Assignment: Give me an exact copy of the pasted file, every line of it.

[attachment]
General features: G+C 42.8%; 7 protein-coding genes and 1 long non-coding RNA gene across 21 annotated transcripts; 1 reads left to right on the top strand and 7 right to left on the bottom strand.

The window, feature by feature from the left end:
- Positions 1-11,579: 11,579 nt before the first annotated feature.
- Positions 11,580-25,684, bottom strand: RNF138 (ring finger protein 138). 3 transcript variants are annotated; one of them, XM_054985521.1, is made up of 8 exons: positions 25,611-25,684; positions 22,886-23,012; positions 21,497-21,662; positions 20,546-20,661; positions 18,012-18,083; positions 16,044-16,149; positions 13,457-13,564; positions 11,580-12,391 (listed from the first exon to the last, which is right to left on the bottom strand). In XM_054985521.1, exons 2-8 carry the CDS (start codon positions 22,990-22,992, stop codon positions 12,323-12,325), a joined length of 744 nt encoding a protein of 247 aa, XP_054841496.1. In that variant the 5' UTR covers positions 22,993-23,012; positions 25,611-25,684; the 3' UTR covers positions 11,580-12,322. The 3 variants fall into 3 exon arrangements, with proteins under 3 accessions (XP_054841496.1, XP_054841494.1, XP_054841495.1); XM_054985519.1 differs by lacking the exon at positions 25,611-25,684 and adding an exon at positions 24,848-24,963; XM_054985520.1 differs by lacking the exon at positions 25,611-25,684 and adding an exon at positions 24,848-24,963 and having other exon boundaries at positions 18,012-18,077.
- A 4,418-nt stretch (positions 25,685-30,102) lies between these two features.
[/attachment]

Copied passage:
General features: G+C 42.8%; 7 protein-coding genes and 1 long non-coding RNA gene across 21 annotated transcripts; 1 reads left to right on the top strand and 7 right to left on the bottom strand.

The window, feature by feature from the left end:
- Positions 1-11,579: 11,579 nt before the first annotated feature.
- Positions 11,580-25,684, bottom strand: RNF138 (ring finger protein 138). 3 transcript variants are annotated; one of them, XM_054985521.1, is made up of 8 exons: positions 25,611-25,684; positions 22,886-23,012; positions 21,497-21,662; positions 20,546-20,661; positions 18,012-18,083; positions 16,044-16,149; positions 13,457-13,564; positions 11,580-12,391 (listed from the first exon to the last, which is right to left on the bottom strand). In XM_054985521.1, exons 2-8 carry the CDS (start codon positions 22,990-22,992, stop codon positions 12,323-12,325), a joined length of 744 nt encoding a protein of 247 aa, XP_054841496.1. In that variant the 5' UTR covers positions 22,993-23,012; positions 25,611-25,684; the 3' UTR covers positions 11,580-12,322. The 3 variants fall into 3 exon arrangements, with proteins under 3 accessions (XP_054841496.1, XP_054841494.1, XP_054841495.1); XM_054985519.1 differs by lacking the exon at positions 25,611-25,684 and adding an exon at positions 24,848-24,963; XM_054985520.1 differs by lacking the exon at positions 25,611-25,684 and adding an exon at positions 24,848-24,963 and having other exon boundaries at positions 18,012-18,077.
- A 4,418-nt stretch (positions 25,685-30,102) lies between these two features.